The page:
End Run

 

Gut check: does the film industry exist to tell great stories, or does it exist it employ a large number of artisans?

A little background. I’ve heard this question, or some version of it, many times:

What Alexis is asking—I think—is this: “how can we disrupt stuff but in a way that no one loses their job?”

(My apologies to Mr. Van Hurkman if I’ve mischaracterized his tweet. If so, let this stand in as a proxy for a commonly-raised objection.)

Not only am I sure that this goal impossible, I’m not so sure that it’s desirable. A vote to maintain the status quo below-the-line is an implicit vote to maintain the status quo above-the-line.

Any meaningful change will necessarily destroy some jobs. It also creates new ones. But more importantly, change creates new opportunities. It uncovers opportunity costs that we never realized we were paying. True disruption unleashes bottled-up creativity.

For example, we can probably agree that a wave of digital cameras—from the RED One to the GoPro—destroyed a lot of jobs at Kodak. But it also empowered hundreds of thousands of new filmmakers. And most of them would otherwise have never gotten started in the first place.

Was that trade-off worth it?

Do we want better stories, or do we all want to keep our jobs?

Not too long ago, 99% of the human race was dedicated full-time to cultivating food. Little House On The Prairie is an endless litany of churning butter, stringing onions, trapping animals, threshing wheat, and generally just trying very hard to not starve to death. And only 200 years ago, a single shirt cost $3500.

Today, a very small fraction of humans are capable of feeding the other 99.999% of us. Was that trade-off worth it?

Is it the job of the agricultural industry to employ as many farmers as possible? Or to feed humanity?

I build Endcrawl and work at HBO. Sometimes I'm wrong about things on the Internet. Feel free to point some of that out on Twitter, or down in the comments section.

  • Alexis Van Hurkman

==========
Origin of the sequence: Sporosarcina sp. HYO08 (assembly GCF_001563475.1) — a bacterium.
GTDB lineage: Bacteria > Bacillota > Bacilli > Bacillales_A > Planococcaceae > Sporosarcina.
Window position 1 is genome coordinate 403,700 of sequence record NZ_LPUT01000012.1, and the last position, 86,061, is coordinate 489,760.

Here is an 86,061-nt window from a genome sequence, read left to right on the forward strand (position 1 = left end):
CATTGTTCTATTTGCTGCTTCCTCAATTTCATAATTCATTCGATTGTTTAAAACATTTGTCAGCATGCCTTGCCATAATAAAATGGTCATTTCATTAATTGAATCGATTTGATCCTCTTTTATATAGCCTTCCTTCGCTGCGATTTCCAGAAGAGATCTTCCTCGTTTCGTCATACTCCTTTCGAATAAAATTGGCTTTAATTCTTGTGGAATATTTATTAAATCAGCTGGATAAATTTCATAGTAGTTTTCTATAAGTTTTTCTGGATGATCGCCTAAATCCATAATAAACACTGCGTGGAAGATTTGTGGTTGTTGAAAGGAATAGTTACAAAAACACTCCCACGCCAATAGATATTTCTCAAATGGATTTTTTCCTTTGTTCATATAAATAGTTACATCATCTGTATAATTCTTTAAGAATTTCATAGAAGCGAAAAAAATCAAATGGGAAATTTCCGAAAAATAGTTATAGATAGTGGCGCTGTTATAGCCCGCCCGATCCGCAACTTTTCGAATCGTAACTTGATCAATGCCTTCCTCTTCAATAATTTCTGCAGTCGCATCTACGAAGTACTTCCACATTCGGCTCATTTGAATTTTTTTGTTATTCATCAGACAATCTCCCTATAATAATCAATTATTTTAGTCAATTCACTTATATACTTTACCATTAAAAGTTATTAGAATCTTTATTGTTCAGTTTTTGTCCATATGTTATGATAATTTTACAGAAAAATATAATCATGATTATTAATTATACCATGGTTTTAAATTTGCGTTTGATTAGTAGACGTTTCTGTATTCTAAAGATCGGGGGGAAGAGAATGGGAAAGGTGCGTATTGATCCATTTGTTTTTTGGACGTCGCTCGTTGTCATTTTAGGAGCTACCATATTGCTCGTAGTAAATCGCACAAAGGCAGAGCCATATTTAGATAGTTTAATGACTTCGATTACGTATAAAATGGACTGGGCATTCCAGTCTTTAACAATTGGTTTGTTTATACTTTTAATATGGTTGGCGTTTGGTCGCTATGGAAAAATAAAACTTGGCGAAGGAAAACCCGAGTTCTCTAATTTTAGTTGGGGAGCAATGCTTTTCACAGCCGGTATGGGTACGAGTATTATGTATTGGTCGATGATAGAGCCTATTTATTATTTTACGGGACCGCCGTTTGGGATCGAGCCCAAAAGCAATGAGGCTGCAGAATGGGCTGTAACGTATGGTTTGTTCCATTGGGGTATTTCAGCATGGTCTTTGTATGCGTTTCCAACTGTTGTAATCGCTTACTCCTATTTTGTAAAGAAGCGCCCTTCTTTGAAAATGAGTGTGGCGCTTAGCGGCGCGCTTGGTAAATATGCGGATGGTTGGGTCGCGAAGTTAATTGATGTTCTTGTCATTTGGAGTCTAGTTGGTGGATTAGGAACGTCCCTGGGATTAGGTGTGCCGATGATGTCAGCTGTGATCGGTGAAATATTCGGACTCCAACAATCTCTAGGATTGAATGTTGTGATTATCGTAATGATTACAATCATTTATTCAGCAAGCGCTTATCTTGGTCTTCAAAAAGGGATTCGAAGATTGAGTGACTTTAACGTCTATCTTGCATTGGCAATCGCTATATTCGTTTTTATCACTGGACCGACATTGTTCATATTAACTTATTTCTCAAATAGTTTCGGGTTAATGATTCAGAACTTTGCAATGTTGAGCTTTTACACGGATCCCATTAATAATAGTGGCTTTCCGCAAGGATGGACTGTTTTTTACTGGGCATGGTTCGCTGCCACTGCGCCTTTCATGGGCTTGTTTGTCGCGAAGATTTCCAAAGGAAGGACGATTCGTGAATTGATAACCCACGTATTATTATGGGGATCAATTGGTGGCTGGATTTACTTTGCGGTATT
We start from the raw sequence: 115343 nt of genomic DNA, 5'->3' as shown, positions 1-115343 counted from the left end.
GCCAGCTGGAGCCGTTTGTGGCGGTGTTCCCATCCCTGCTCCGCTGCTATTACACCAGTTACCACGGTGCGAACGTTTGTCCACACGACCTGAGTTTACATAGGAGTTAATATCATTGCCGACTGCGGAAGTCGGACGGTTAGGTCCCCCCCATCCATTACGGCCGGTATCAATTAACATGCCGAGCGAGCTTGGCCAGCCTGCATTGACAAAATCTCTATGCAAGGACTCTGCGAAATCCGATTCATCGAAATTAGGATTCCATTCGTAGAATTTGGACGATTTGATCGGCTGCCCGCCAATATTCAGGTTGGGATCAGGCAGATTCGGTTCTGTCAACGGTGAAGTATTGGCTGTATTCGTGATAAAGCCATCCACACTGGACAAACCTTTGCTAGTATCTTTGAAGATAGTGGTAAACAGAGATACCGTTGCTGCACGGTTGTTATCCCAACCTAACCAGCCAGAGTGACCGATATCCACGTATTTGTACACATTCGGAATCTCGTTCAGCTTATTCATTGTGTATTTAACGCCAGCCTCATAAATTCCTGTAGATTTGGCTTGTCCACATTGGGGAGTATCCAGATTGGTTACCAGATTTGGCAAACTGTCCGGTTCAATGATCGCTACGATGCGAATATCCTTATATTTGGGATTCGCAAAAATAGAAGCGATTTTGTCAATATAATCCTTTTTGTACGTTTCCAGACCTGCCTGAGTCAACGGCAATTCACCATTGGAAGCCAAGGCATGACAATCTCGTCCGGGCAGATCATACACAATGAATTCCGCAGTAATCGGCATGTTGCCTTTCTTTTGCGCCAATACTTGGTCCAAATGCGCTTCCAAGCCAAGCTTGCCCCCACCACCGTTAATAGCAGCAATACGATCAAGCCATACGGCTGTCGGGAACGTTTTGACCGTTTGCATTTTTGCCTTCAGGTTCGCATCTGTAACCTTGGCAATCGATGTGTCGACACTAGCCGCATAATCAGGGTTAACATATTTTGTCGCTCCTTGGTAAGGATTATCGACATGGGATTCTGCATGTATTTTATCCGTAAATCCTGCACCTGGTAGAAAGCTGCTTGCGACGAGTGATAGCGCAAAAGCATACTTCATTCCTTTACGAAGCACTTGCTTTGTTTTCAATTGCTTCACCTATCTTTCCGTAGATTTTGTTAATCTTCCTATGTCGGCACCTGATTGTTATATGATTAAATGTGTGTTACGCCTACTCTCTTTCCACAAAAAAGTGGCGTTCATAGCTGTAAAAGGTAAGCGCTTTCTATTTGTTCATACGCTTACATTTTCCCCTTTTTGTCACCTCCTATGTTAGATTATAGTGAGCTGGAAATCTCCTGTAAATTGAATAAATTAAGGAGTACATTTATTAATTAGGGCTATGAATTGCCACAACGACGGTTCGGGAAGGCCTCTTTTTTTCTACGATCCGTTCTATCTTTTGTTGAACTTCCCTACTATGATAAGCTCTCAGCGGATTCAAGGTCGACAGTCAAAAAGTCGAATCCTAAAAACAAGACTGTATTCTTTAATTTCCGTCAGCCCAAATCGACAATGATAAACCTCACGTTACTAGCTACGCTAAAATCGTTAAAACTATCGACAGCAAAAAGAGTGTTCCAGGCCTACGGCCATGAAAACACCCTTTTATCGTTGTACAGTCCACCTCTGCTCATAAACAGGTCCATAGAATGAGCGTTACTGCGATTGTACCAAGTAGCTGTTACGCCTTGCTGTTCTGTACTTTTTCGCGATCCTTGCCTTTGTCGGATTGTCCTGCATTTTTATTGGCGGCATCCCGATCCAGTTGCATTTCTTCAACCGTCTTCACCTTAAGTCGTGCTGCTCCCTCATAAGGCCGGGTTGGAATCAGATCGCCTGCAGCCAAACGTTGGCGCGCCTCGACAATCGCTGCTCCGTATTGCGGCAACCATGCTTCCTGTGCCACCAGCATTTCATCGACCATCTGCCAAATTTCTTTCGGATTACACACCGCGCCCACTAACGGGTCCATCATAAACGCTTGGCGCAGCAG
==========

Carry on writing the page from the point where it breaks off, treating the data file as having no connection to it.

Thoughts on your thoughts, now that we’re freed from the 140 character limit of Twitter. Outside of my ordinary observation that equating “disruption” with “improvement” is pretty optimistic, here’s the heart of my reaction. It’s easy to infer from your comments on this that improving the quality of film and television stories requires an improvement of the process of filmmaking, which I believe misses the point entirely. Better cheaper digital cameras don’t get us better stories. Smaller crews doing more with less don’t get us better stories. Replacing actors with robots or set decorators with a holodeck-like insta-set or eliminating cinematography altogether using light-field cameras in which every single element can be digitally relit after the fact is not going to get us better stories. Those can certainly all engender improvements, don’t get me wrong. But judging what stories are being told by evaluating the offerings coming from major distributors is an incomplete view of what’s happening.

    Thousands upon thousands of unreleased, unseen, unknown movies and television pilots are made every year around the world. The “disruption” that’s already been happening, cheaper tools and cheaper post and more people getting into the game able to make watchable content, have flooded the film festivals internationally with content. Sure, there’s a lot of junk. But there are fantastic offerings out there going unseen. But backing up from even that, armies of writers, world wide, are generating mountains of scripts, and we’ll never know what gems exist out there that have never gotten anywhere because of lack of opportunity, opportunity but lack of financier interest, interest but lack of studio courage, courage but screwed up promotional logistics. You want better stories, but they’re out there, right now. The problem is not making film technology more accessible, or faster, or having even smaller crews (because people are the most expensive thing in film). The problem is creating a path for the work that is already being done. The problem is creating a path of distribution for challenging work to find it’s (probably) small and specific audience, in such a way and with such a revenue model that the artists can survive to “filmmake” another day.